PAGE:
Tummy Tuck FAQs

How much does tummy tuck surgery cost?

The cost of a tummy tuck surgery depends on the extent of correction needed, facility fees, anesthesia fees, geographical location, and technique. For example, the mini tummy tuck tends to cost half as much as a full tummy tuck, and it requires half the recovery time.

Can I combine my tummy tuck with other procedures?

Yes; tummy tuck surgery can be combined with several procedures to achieve optimal results. Many women opt for a procedure package called the “Mommy Makeover” to address multiple pregnancy-related effects on the body. A Mommy Makeover may include a tummy tuck in combination with any or all of the following procedures:

How do I prepare for tummy tuck surgery?

I will provide you with detailed preoperative and postoperative instructions tailored to your surgical plan. Some tummy tuck preparatory guidelines are as follows:

  • Stop smoking and using tobacco/nicotine products at least three weeks before surgery.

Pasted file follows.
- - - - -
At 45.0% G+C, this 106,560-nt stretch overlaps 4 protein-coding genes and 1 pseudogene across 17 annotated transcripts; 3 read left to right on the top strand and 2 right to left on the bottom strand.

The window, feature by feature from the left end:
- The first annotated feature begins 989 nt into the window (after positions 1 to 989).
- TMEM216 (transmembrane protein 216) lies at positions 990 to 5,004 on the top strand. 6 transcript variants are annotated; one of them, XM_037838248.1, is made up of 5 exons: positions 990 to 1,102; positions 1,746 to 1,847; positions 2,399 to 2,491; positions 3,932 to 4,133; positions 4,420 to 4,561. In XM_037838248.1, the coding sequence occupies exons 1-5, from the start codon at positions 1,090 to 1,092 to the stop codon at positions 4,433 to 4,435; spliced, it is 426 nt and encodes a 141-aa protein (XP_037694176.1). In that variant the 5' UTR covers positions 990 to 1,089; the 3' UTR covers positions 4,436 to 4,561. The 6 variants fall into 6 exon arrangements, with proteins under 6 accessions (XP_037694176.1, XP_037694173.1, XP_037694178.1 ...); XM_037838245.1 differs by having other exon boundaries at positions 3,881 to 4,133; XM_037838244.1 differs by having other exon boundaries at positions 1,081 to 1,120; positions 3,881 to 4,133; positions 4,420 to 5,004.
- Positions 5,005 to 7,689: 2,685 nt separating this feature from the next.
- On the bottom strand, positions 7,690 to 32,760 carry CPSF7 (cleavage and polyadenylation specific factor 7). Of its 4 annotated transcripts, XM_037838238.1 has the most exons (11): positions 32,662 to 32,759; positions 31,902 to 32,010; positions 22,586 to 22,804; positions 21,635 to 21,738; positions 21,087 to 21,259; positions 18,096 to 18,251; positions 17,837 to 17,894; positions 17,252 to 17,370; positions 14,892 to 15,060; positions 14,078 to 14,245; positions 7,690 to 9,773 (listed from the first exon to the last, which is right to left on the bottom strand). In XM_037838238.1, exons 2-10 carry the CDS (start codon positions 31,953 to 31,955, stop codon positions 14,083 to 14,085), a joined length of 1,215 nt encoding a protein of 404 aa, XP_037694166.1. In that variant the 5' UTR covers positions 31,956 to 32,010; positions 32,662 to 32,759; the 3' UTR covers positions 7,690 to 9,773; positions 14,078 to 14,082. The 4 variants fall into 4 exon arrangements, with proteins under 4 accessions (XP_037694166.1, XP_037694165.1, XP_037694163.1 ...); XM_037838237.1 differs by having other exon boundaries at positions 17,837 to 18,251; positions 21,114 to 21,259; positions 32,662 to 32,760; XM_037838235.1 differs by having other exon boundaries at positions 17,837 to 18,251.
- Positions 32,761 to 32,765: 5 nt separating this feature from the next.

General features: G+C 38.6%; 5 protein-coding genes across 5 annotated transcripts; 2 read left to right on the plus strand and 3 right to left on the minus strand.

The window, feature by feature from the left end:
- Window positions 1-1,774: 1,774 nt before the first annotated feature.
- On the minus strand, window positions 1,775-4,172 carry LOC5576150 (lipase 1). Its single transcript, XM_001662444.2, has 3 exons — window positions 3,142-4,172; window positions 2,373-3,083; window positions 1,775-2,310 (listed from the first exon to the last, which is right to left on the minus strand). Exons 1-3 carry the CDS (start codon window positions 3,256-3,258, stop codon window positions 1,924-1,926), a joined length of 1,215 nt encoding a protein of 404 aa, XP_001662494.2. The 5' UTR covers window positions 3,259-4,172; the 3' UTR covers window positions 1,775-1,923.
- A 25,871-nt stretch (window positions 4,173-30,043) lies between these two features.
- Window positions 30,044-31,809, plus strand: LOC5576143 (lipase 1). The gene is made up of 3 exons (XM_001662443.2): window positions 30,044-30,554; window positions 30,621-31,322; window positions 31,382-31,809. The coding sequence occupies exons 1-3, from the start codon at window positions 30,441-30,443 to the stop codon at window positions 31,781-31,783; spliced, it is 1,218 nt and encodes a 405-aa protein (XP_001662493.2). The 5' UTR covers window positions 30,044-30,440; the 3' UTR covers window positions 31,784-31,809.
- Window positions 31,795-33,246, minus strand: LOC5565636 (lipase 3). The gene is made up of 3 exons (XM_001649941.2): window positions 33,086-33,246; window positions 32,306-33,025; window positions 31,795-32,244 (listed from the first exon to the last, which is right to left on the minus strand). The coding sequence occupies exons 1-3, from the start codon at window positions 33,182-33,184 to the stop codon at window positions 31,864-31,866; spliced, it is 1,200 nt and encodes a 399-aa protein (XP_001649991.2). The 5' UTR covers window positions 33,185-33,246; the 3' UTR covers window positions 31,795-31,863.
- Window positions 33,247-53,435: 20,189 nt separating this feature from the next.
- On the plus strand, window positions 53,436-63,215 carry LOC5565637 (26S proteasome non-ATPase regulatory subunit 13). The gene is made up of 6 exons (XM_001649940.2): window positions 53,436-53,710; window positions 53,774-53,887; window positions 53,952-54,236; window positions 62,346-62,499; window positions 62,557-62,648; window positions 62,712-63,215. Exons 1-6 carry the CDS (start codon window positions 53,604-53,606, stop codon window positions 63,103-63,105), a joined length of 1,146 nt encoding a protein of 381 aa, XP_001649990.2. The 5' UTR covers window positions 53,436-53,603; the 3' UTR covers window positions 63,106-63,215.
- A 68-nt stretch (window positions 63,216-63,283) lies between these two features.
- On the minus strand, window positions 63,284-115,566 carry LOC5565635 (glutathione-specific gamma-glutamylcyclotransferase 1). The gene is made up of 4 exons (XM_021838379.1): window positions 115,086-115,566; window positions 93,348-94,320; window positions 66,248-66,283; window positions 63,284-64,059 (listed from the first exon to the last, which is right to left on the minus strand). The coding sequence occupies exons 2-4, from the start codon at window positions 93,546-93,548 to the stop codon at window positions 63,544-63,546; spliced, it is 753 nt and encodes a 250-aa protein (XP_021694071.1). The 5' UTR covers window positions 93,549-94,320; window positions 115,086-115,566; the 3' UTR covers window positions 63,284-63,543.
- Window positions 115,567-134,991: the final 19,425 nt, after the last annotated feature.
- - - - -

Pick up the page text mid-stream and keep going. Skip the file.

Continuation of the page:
• Adopt and maintain a healthy, active lifestyle to promote healing and reduce health risks.
  • Arrange for a family member or friend to help you during the initial stage of recovery, and to drive you to and from the surgery facility.
  • Prepare meals ahead of time to avoid having to cook at the beginning of your recovery period, and clean your living space before surgery to avoid lifting, bending, vacuuming, etc. for 10 days post-op.
  • Fill all necessary prescriptions ahead of time, and refrain from using aspirin, anti-inflammatories, herbals, omega 3’s (we will give you a comprehensive list) for at least a week prior to surgery to minimize risk of bleeding.

Will I have scars from my tummy tuck?

There is always a risk of scarring after any surgical procedure, but I am careful to place tummy tuck incisions in discreet locations where they can be concealed with clothing and undergarments. Scarring does tend to fade over time and become less noticeable, but everyone heals and forms scar tissue differently. Should scars thicken or raise, there are several forms of treatment available (simple massage starting soon after suture removal, laser treatment, etc.).